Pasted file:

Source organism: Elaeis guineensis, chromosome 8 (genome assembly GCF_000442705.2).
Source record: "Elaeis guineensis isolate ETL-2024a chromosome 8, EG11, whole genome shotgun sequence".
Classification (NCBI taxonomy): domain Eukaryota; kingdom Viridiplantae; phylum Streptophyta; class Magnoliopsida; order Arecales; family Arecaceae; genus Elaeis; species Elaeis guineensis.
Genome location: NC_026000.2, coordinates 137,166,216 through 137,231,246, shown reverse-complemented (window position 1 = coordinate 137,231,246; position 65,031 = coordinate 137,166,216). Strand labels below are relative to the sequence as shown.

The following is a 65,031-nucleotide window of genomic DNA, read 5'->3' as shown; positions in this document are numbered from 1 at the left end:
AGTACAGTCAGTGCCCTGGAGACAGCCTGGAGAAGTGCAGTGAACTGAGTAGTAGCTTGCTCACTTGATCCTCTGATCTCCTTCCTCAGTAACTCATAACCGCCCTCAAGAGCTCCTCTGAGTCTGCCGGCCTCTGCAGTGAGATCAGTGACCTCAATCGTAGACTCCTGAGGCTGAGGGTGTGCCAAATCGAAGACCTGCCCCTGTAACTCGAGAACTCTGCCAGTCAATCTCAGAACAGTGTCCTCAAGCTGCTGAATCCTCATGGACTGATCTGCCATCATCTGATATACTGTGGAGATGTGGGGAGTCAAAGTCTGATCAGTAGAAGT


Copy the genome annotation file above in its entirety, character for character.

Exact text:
Source organism: Elaeis guineensis, chromosome 8 (genome assembly GCF_000442705.2).
Source record: "Elaeis guineensis isolate ETL-2024a chromosome 8, EG11, whole genome shotgun sequence".
Classification (NCBI taxonomy): domain Eukaryota; kingdom Viridiplantae; phylum Streptophyta; class Magnoliopsida; order Arecales; family Arecaceae; genus Elaeis; species Elaeis guineensis.
Genome location: NC_026000.2, coordinates 137,166,216 through 137,231,246, shown reverse-complemented (window position 1 = coordinate 137,231,246; position 65,031 = coordinate 137,166,216). Strand labels below are relative to the sequence as shown.

The following is a 65,031-nucleotide window of genomic DNA, read 5'->3' as shown; positions in this document are numbered from 1 at the left end:
AGTACAGTCAGTGCCCTGGAGACAGCCTGGAGAAGTGCAGTGAACTGAGTAGTAGCTTGCTCACTTGATCCTCTGATCTCCTTCCTCAGTAACTCATAACCGCCCTCAAGAGCTCCTCTGAGTCTGCCGGCCTCTGCAGTGAGATCAGTGACCTCAATCGTAGACTCCTGAGGCTGAGGGTGTGCCAAATCGAAGACCTGCCCCTGTAACTCGAGAACTCTGCCAGTCAATCTCAGAACAGTGTCCTCAAGCTGCTGAATCCTCATGGACTGATCTGCCATCATCTGATATACTGTGGAGATGTGGGGAGTCAAAGTCTGATCAGTAGAAGT